STANFORD, Calif. -- Researchers at the Stanford University School of Medicine report that they have identified the molecular pathway through which physical force contributes to scarring in mice.
"Our study exposes one of the fundamental mechanisms by which the mechanical environment can directly increase inflammation, which is strongly implicated in scarring," said Geoffrey Gurtner, MD, professor and associate chair of surgery.
Mice genetically engineered to lack an enzyme that is activated by mechanical force demonstrated less inflammation and fibrosis -- the formation of excess fibrous connective tissue -- in their incisions than mice in a control group, the study found. Inflammation and scar formation also were reduced among mice injected with an organic compound, a small molecule called PF-573228, that blocks this enzyme, which helps cells sense changes in the mechanical environment.
While further testing is needed to determine the validity of the findings in humans, the researchers say they hope their work will pave the way for new treatments of fibrotic diseases -- disorders caused by excess scarring, such as pulmonary fibrosis (the buildup of scar tissue in the lungs) -- as well as inflammatory diseases, such as rheumatoid arthritis.
The study will be published online Dec. 11 in Nature Medicine. Gurtner is the senior author. The lead author is postdoctoral scholar Victor Wong, MD.
Inflammation, an important part of healing, occurs when white blood cells and the chemicals they release try to kill bacteria and eat up damaged tissue at the site of an injury. However, inflammation is also linked to scarring. Excessive scarring is known as fibrosis. And while there are chemical mechanisms that lead to inflammation, mechanical forces generally have been overlooked as a key stimulator of this biological response and as a possible therapeutic target, the researchers say. An example of such a force would be the pulling on an incision when a patient moves; it's the reason stitches are sometimes needed.
"We just haven't taken the physical environment -- the environment of mechanical forces that hold all our cells together -- seriously enough as a source of inflammation and fibrosis," Gurtner said.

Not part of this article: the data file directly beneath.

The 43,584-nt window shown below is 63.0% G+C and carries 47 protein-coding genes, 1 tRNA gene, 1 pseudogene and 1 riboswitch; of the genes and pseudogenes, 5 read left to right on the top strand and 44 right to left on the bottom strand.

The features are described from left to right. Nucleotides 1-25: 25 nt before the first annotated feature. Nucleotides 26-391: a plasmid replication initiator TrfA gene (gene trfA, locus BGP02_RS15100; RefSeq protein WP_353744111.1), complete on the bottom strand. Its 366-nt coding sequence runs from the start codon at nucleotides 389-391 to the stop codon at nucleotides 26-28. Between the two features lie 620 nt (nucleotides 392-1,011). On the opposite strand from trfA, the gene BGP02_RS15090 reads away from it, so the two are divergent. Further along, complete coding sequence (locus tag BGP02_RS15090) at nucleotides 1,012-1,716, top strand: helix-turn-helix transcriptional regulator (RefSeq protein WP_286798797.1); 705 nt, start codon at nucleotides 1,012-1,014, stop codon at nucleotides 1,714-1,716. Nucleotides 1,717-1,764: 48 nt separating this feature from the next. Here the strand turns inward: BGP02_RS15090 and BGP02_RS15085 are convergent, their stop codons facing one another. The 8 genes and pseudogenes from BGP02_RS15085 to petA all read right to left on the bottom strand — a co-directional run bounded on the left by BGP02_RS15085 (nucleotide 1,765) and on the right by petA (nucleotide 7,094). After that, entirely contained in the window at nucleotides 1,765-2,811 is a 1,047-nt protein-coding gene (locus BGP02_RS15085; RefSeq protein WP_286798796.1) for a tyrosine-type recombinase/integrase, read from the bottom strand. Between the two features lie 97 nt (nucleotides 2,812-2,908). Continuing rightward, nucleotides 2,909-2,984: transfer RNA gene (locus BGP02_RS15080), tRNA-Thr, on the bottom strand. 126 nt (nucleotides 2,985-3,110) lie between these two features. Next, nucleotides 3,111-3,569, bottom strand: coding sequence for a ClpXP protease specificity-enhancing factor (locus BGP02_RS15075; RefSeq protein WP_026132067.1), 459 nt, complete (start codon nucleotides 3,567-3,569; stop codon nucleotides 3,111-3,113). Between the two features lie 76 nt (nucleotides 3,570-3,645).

Previous studies have implicated the enzyme, known as focal adhesion kinase, in cellular responses to force, but whether it played a role in inflammation and scarring remained unclear. When the researchers had it genetically engineered out of mice for the current study, incisions in those mice healed normally but scarring was markedly diminished. Ten days after the mice sustained a skin incision, 48 percent fewer scar-tissue cells had formed around it compared with incisions in a control group, according to the study.
The researchers found that the enzyme appears to modulate protein molecules often used by cells to communicate with one another. In test tube studies, mouse scar tissue missing the enzyme did not respond normally to mechanical stimuli and released far lower levels of inflammatory mediators.
The researchers also tested the effects of the enzyme-inhibiting molecule (PF-573228) on human cells that play a key role in wound healing and found that the molecules that stimulate inflammation were not released.
Tests on humans are needed before researchers can evaluate whether this approach could serve as the basis for a valid therapy. The researchers said they hope their findings can eventually be used to develop treatments for diseases that involve excess scarring throughout the body. "These results suggest that targeted strategies to uncouple mechanical force from inflammation and fibrosis may prove clinically successful across diverse organ systems," they concluded.
Other Stanford co-authors were Michael Longaker, MD, MBA, the Deane P. and Louise Mitchell Professor at the School of Medicine; Satoshi Akaishi, MD, a visiting surgeon from Japan; postdoctoral fellows Michael Sorkin, MD, Kemal Levi, MD, and Jason Glotzbach, MD; bioinformatics student Michael Januszyk, MD; and medical students Emily Nelson, Kristine Rustad, Josemaria Paterno and Ivan Vial.
The study was funded by grants from the Armed Forces Institute of Regenerative Medicine and the Oak Foundation. Information about Stanford's Department of Surgery, which also supported the work, is available at http://surgery.
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